An ex-controller for Printograph Inc., a Burbank, Calif.-based commercial printer, was sentenced to serve 87 months in federal prison.
One of the best ways to learn about inkjet printing is to hear about the real-life experiences of press users who came before you. During the virtual Inkjet Summit last week, two inkjet veterans shared their triumphs and tribulations with production inkjet printing.
Technology leader Chuck Gehman worked for several printing industry organizations — both on the supplier and printer side — during his career. These included Marcomcentral, EFI, Mimeo, and Taylor Communications' (Standard Register), among others.
His departure after 25 years will mark the end for Alon Bar-Shany as the worldwide "face" of HP Indigo to its large base of HP Indigo digital press users, the Dscoop user community, and the printing industry trade press.
The COVID-19 pandemic has claimed another fatality. That's the reason Stamford, Conn.-based Cenveo Worldwide Ltd. is giving for the decision to permanently close its Cadmus printing facility located in Richmond, Va., by the end of May, resulting in the layoffs of 184 print workers.
The merger of the Specialty Graphic Imaging Association with Printing Industries of America has created the largest, most comprehensive printing and graphic arts association in the country. SGIA's Ford Bowers and PIA's Michael Makin discuss the drivers behind the merger and the benefits it will bring to the industry.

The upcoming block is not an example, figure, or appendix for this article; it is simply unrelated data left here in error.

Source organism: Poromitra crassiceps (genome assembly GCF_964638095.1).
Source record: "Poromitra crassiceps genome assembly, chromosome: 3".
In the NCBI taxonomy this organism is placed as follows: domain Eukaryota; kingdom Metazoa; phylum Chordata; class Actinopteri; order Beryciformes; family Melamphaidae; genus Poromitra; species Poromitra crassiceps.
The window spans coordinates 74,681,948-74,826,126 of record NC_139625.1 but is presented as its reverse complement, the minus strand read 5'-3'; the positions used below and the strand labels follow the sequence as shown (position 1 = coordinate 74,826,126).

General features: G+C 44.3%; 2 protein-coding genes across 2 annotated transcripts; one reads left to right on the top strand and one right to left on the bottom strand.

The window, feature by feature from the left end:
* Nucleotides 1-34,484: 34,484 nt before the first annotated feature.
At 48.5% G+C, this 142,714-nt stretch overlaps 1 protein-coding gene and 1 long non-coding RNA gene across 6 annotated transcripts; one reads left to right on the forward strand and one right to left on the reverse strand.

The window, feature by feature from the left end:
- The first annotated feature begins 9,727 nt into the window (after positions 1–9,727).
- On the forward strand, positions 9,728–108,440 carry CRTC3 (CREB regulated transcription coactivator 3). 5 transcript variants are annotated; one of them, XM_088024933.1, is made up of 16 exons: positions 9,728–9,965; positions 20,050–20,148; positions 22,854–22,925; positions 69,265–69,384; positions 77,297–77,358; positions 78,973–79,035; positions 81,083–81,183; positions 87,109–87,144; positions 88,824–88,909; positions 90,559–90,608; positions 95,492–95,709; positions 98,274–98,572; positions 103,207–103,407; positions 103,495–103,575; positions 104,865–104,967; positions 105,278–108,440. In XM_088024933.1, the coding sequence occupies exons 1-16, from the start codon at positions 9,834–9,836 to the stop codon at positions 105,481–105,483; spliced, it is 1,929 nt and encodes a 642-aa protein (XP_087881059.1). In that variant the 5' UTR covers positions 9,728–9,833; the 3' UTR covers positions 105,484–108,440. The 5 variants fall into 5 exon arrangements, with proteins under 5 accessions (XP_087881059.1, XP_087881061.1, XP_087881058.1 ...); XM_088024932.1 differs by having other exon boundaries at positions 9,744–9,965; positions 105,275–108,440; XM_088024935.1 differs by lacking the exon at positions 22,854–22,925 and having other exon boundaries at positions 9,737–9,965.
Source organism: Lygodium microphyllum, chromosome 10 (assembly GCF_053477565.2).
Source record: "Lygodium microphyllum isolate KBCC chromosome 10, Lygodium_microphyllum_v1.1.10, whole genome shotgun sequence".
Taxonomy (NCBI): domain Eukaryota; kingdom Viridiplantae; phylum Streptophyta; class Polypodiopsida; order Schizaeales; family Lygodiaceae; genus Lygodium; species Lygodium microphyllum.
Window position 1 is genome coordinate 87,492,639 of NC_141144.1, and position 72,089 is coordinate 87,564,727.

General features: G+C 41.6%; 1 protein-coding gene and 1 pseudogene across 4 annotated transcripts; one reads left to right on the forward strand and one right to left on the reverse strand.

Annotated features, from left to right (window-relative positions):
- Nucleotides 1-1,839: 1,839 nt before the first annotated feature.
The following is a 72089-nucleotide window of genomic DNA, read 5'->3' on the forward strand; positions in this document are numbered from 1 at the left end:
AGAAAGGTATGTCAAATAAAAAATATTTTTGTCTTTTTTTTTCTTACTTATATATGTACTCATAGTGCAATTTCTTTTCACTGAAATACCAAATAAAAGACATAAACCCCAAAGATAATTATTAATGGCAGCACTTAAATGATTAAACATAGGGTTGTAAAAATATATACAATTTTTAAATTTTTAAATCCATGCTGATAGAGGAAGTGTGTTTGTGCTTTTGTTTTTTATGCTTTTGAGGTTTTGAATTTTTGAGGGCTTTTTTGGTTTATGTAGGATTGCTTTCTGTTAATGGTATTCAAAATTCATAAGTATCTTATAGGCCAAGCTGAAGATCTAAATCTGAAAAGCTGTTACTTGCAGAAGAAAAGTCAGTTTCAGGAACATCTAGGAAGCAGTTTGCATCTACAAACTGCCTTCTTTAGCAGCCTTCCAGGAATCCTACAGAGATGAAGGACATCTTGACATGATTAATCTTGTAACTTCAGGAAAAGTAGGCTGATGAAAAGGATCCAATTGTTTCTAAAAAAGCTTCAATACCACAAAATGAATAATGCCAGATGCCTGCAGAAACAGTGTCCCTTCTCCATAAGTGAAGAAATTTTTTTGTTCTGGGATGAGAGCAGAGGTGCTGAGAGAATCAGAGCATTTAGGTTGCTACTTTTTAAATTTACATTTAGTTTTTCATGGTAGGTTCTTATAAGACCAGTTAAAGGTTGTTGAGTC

Lisbeth Lyons, VP of Government & External Affairs at Printing Industries of America, discusses the legislative response in Washington to the pandemic that benefits the printing industry, including SBA assistance such as the Paycheck Protection Program; why the U.S. Postal Service deserves more financial relief as an essential service; and new programs that will likely be implemented at various stages of the U.S. recovery.
Thayer Long on how APTech is helping industry suppliers, and why the entire printing industry should come together during this crisis.
Book and magazine printing powerhouse LSC Communications voluntarily filed for business reorganization under Chapter 11 in the U.S. Bankruptcy Court for the Southern District of New York. The only surprise — perhaps expedited from the financial fallout of COVID-19 — is that the announcement came April 13.
Just as the COVID-19 outbreak created financial uncertainty on Wall Street and on Main Street, it has also put a deep freeze on impending M&A mega-deals. The novel coronavirus has scuttled Xerox Holdings' $34.9 billion, $24 per share unsolicited, hostile takeover attempt of fellow printing industry icon HP Inc.
The printing industry wants to have a drupa again in Düsseldorf, Germany, one that retains its image, its radiance and its global standing, points out drupa director Sabine Geldermann.
Perhaps facing the "perfect storm" of a global pandemic outbreak; a U.S. stock market response to COVID-19 that has pummeled Xerox and HP stock prices; and Canon's announcement that it will sever business ties with HP if HP's merger with Xerox comes to fruition, Xerox finds itself in a precarious position.
The Xerox offer undervalues HP and disproportionately benefits Xerox shareholders, Chip Bergh, chair of HP’s board of directors, said. It would leave HP shareholders with an investment in a combined company that is burdened with an irresponsible level of debt and unrealistic, unachievable synergies.
The ongoing skirmish between R.R. Donnelley & Sons and Chatham Asset Management, its largest bondholder, is turning into a war over a Poison Pill.
As promised, on March 2 Xerox Holdings launched a $34.9 billion hostile takeover proxy bid to acquire HP Inc. The unsolicited "hostile takeover" offer will increase cash flow, Xerox contends, which would help pare debt, increase capital returns to shareholders, and drive greater investment in innovation.